By Andrew Sharf
This e-book describes intimately the vicissitudes of Jewish existence within the japanese Mediterranean region, exhibiting how Jews have been suffering from the political, non secular, and fiscal turmoil of the days. Sharf bargains a hyperlink among the better-known heritage of the Jews of the Roman Empire and that of the Greek and Turkish groups of the fifteenth and sixteenth centuries.
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Additional resources for Byzantine Jewry: From Justinian to the Fourth Crusade
93 In the cities of North Africa, with their old-established Jewish communities, judaizing tendencies, as at Antioch, were contemporary with the spread of Christianity. 94 In the fifth century, a Judaeo-Christian sect arose which combined circumcision with baptism and denied the trinity. 95 On the other hand, in the countryside there were actual converts to Judaism among the native Berbers. Their numbers had been increased by Jewish refugees from the first period of Ethiopian rule over the Himyarites and, by 483, there existed a powerful Jewish Berber tribe.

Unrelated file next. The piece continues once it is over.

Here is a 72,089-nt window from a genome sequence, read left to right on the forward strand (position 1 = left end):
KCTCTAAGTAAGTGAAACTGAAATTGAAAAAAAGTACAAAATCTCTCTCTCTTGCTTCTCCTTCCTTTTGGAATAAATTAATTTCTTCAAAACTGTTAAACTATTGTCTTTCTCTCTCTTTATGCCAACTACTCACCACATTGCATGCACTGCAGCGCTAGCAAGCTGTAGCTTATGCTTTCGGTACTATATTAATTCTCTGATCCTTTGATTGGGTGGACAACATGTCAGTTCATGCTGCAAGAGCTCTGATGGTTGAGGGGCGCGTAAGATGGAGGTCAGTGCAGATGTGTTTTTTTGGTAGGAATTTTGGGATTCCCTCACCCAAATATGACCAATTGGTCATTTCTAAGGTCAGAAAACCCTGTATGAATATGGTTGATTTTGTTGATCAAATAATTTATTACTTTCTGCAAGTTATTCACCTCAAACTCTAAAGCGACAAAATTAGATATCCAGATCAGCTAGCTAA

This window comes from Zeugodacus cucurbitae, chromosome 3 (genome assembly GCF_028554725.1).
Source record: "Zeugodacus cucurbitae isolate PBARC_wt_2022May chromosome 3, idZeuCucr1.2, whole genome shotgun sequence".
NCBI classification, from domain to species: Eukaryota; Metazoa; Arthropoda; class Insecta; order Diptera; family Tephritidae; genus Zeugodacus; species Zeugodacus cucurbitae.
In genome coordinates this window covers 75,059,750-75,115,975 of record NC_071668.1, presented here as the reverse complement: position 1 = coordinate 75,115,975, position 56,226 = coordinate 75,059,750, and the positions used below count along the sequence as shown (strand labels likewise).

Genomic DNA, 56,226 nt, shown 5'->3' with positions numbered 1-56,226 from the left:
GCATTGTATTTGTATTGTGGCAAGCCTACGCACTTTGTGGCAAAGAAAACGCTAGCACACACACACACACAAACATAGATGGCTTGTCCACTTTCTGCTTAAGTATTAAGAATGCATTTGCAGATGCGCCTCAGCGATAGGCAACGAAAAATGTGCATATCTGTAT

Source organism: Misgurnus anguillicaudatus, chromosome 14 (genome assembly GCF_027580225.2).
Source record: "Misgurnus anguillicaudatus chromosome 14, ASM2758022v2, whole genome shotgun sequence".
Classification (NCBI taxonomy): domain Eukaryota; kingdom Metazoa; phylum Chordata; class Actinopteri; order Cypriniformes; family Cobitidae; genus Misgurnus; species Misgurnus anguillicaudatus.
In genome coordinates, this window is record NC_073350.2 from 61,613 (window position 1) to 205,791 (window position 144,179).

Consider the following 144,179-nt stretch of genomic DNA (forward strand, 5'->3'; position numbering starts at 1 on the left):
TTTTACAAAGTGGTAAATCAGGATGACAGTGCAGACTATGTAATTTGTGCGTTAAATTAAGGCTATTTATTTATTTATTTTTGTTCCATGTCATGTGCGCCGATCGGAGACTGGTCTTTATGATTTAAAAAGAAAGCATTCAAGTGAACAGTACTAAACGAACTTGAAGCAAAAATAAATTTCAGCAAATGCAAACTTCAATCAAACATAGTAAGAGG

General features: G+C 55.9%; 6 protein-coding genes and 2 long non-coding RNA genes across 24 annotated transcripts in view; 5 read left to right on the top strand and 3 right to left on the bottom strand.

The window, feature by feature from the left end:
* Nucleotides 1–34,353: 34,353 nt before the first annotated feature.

7(= Haury, pp. 165-6) 65 Malalas, Dindorf, p. 455 66 Malalas, Dindorf, p. 487; Michael the Syrian, IX. 31 (= Chabot, vol. 2, p. 26z); Nau, op. , p. 489; on the correct date, cf. E. Stein, Histoire de Bas Empire, vol. 2 (Paris 1949), p. 374, note z 67 Novel 144 (= Schoell and Kroll, pp. I. 17-21 (=Krueger, 68 pp. 56-60) Basilicorum libri XX, ed. H. J. Scheltema and N. Van der Wal, GroningenGravenhage (1955), Series A, vol. 1, pp. Th. 16 and 24 (=Pharr, p. 469, 470); Sirm. Const. 6 (=Pharr, p. I2/4(=Krueger, p.
At the end of the fourth century, in defiance of the law, it was turned into a church. 97 The rescript of Theo- dosius in 423 re-affirming the inviolability of the synagogue as a place of worship was openly denounced by Simon Stylites, famed for his pillar-squatting, and the leader of monastic extremism at Antioch. '°° Nor is it 34 surprising that Justinian increased the penalties for Jews suspected of proselytizing. The political implications of Jewish influence also had their consequences. Justinian's novel of 535 prohibiting Judaism in North Africa was aimed at Jewish ascendancy among the Berbers.
Byzantine Jewry: From Justinian to the Fourth Crusade by Andrew Sharf